MINNEAPOLIS —General Mills, Inc. posted strong financial numbers in the third quarter ended Feb. 28 as consumers ate at home more often when compared to the previous year’s third quarter. Yet the Minneapolis-based company could face challenges in upcoming financial quarters.
General Mills in the fourth quarter will begin overlapping the period when the COVID-19 pandemic hit and changed consumer eating patterns. Inflation is becoming a headwind, too.
Net earnings attributable to General Mills in the third quarter were $595.7 million, or 97¢ per share on the common stock, which was up 31% from $454.1 million, or 75¢ per share, in the previous year’s third quarter. Net sales rose 8% to $4.52 billion from $4.18 billion in the previous year’s third quarter, reflecting market-share gains amid elevated demand for food at home.
“I mean as we look at the third quarter of this year, demand was high all over the world, including the US, fueled by clearly the pandemic as well as stimulus spending and, in addition to that, some weather-related events,” Jeffrey L. Harmening, chief executive officer, said in a March 24 earnings call. “As we look at Q4, we really believe that our sales, both in terms of pounds and pricing, is going to be higher than it was pre pandemic, and we're seeing that in the first couple of weeks of the month, and we're confident the consumer behaviors aren't changing as quickly as some would think.”
Organic net sales were up 7% in the third quarter. General Mills expects full-year organic net sales to increase about 3.5%.
“We expect our Q4 net sales to be below last year's fourth quarter that saw a 21% reported net sales growth due to the pandemic-driven consumer stock up as well as the 53rd week and the extra month of pet results,” Kofi A. Bruce, chief financial officer for General Mills, said in pre-recorded management remarks on March 24.
He added, “As we look ahead to Q4 and fiscal 2022 where we'll be comparing against pandemic-driven results that included unprecedented global at-home food demand, we plan to introduce a two-year compound growth metric into our quarterly communications. This will enable investors to compare our results against pre-pandemic periods and give you better visibility into the underlying momentum in our business. In other words, you'll be able to better see how much demand is sticking.”
Mr. Harmening said inflation will lead General Mills to use such “tools” as list pricing and price-pack architecture.
“So we're seeing it across the globe,” he said in the earnings call. “We’re seeing inflation, and it's broad-based across commodities, across logistics, across things like aluminum and steel, and so whenever you see this kind of broad-based inflation and it's global, that's an environment where you're going to realize net pricing.”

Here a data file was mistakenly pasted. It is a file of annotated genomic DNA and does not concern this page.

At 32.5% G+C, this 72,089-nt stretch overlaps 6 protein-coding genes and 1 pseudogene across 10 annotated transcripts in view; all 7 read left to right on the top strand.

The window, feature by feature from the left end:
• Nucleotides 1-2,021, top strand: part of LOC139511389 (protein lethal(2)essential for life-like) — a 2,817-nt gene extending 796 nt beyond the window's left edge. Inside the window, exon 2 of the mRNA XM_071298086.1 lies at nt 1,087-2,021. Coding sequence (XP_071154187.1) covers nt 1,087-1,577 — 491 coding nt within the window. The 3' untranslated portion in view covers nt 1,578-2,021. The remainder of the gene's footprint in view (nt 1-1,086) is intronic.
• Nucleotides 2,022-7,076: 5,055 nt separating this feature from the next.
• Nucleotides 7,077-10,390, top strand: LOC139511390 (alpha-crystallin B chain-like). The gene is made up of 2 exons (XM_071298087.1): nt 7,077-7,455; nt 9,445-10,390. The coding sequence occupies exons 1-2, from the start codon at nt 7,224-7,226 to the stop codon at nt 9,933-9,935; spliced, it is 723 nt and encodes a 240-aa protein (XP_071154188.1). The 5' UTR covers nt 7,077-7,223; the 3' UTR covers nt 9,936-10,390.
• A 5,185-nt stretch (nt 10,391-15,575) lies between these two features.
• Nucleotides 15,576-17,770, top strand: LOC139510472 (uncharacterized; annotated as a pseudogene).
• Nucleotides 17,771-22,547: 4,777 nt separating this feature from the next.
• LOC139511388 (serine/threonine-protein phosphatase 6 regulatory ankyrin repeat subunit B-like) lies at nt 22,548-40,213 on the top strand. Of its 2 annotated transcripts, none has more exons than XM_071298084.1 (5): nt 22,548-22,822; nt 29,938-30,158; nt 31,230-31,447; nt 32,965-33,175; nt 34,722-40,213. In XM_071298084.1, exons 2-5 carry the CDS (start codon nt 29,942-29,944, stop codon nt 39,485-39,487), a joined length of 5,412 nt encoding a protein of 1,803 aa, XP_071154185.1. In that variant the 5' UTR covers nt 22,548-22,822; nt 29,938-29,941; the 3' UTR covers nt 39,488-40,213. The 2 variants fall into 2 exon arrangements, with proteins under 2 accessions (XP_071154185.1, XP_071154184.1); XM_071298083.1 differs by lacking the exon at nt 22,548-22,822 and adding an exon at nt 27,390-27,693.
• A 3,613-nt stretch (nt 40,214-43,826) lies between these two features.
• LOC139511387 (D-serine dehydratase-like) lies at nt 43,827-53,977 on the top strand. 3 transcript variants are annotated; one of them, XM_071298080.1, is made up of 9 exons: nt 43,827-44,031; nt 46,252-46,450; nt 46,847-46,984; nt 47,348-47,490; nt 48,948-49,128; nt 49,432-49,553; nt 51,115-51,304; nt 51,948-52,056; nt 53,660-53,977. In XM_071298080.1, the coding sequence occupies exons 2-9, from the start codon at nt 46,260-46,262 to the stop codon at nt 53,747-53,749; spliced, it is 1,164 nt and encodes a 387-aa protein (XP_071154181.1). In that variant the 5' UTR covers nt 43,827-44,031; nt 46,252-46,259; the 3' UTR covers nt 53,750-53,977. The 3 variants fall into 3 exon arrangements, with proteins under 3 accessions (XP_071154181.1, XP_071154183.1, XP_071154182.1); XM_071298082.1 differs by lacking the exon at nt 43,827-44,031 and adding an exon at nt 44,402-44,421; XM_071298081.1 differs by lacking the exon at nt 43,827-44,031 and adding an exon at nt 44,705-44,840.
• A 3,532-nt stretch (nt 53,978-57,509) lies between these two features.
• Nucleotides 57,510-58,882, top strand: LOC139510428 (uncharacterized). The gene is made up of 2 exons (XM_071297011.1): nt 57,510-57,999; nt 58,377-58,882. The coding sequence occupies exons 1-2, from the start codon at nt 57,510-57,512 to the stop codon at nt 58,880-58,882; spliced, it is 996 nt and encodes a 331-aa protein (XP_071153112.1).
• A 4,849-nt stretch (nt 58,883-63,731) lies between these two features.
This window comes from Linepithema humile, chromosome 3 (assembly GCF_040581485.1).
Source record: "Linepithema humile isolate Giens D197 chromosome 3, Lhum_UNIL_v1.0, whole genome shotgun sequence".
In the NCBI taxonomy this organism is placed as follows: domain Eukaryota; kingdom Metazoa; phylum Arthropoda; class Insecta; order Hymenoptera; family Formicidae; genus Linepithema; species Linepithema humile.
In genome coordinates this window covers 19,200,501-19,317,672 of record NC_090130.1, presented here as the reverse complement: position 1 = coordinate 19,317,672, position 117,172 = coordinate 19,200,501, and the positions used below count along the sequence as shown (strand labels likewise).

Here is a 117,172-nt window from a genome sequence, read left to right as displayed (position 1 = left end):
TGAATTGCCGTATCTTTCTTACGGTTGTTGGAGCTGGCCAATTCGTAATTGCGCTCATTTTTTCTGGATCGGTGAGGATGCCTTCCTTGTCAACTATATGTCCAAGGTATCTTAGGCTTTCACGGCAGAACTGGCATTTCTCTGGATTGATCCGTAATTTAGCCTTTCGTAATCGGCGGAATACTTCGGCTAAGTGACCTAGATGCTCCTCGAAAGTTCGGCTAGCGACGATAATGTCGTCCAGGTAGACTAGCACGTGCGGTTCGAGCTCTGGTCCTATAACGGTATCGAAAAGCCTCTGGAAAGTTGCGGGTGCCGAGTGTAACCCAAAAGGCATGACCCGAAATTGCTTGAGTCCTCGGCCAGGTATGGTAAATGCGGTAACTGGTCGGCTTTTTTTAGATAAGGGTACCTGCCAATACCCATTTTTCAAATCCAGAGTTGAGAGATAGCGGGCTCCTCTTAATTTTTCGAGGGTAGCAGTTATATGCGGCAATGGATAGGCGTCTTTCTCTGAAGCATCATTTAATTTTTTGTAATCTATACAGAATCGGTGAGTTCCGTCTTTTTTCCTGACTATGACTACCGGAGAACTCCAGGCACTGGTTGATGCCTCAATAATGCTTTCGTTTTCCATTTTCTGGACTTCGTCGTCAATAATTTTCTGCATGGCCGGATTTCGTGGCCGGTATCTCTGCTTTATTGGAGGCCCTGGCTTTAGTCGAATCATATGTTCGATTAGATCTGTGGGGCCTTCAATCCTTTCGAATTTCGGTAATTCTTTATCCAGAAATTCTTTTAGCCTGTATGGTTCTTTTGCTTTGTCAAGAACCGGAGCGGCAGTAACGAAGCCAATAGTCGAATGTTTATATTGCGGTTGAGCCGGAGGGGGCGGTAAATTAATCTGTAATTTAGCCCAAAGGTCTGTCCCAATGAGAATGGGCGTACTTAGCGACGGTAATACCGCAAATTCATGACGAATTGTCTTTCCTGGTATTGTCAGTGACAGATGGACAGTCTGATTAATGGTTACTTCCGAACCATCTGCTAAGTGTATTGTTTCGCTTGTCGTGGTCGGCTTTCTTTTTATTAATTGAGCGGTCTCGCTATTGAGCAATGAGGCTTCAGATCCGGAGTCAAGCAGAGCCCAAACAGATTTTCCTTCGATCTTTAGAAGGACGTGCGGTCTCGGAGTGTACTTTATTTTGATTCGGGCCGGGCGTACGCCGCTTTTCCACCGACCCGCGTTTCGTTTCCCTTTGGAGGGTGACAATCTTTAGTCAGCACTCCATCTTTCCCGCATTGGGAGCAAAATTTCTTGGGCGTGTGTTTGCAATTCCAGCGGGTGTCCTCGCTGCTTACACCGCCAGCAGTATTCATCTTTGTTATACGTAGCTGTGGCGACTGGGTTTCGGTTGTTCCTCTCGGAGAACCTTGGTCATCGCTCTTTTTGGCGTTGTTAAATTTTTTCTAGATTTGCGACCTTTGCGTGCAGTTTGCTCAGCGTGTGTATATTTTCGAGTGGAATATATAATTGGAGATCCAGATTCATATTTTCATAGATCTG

New York-based Morgan Stanley, an investment bank and financial services company, mentioned inflation as a factor in rating General Mills’ stock as equal weight on March 25. General Mills’ share price on the New York Stock Exchange closed at $58.62 per share on March 24, which was down from $61.19 on March 23.
“We remain concerned over rising commodities for the CPG (consumer packaged goods) group, which we believe will drive below consensus growth margins, particularly in food, with limited pricing power,” Morgan Stanley said.
Within General Mills’ North America retail segment in the third quarter, net sales of $2.73 billion were up 9%. Operating profit rose 14% to $605.7 million. Within North America retail, sales increased for US meals and baking, up 15% to $1.17 billion, US cereal, up 9% to $614.1 million, US yogurt and other, up 3% to $225.5 million, and Canada, up 13% to $245.3 million. US snacks sales fell 3% to $476.1 million.
General Mills’ pet segment performed well in the third quarter, with sales up 14% to $436.3 million and operating profit up 9% to $102.3 million. Double-digit sales growth came in both dog food and cat food.
In convenience stores and foodservice in the third quarter, sales fell 10% to $417.1 million while operating profit was down 31% to $63.7 million.
“We continue to see double-digit declines in consumer traffic negatively impact the segment's key away-from-home channels, including restaurants, schools and lodging,” Mr. Bruce said. “The away-from-home declines have only moderated slightly in recent months, and we continue to compete well, having gained market share in measured channels fiscal year-to-date.”
Companywide over the first nine months of the fiscal year, net earnings attributable to General Mills were $1.92 billion, or $3.13 per share on the common stock, which was up 24% from $1.56 billion, or $2.56 per share, over the same time of the previous year. Nine-month net sales rose 8% to $13.6 billion from $12.6 billion.